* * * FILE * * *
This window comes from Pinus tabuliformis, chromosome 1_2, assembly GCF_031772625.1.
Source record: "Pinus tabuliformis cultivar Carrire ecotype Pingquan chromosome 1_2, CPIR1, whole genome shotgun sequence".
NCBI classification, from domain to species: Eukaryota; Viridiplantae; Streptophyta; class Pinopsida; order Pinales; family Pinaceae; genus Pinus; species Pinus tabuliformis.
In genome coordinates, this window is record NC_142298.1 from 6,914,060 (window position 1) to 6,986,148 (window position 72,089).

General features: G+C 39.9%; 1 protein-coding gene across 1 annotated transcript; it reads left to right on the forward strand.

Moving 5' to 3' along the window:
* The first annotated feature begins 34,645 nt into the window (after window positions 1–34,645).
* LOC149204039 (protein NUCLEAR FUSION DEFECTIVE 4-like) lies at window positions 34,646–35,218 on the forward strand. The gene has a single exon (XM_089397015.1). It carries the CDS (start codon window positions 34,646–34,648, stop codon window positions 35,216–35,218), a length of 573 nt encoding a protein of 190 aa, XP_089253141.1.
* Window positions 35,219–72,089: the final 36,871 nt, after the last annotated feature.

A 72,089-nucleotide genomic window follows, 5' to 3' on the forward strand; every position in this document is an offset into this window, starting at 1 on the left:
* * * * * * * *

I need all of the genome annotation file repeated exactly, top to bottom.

This window comes from Pinus tabuliformis, chromosome 1_2, assembly GCF_031772625.1.
Source record: "Pinus tabuliformis cultivar Carrire ecotype Pingquan chromosome 1_2, CPIR1, whole genome shotgun sequence".
NCBI classification, from domain to species: Eukaryota; Viridiplantae; Streptophyta; class Pinopsida; order Pinales; family Pinaceae; genus Pinus; species Pinus tabuliformis.
In genome coordinates, this window is record NC_142298.1 from 6,914,060 (window position 1) to 6,986,148 (window position 72,089).

General features: G+C 39.9%; 1 protein-coding gene across 1 annotated transcript; it reads left to right on the forward strand.

Moving 5' to 3' along the window:
* The first annotated feature begins 34,645 nt into the window (after window positions 1–34,645).
* LOC149204039 (protein NUCLEAR FUSION DEFECTIVE 4-like) lies at window positions 34,646–35,218 on the forward strand. The gene has a single exon (XM_089397015.1). It carries the CDS (start codon window positions 34,646–34,648, stop codon window positions 35,216–35,218), a length of 573 nt encoding a protein of 190 aa, XP_089253141.1.
* Window positions 35,219–72,089: the final 36,871 nt, after the last annotated feature.

A 72,089-nucleotide genomic window follows, 5' to 3' on the forward strand; every position in this document is an offset into this window, starting at 1 on the left: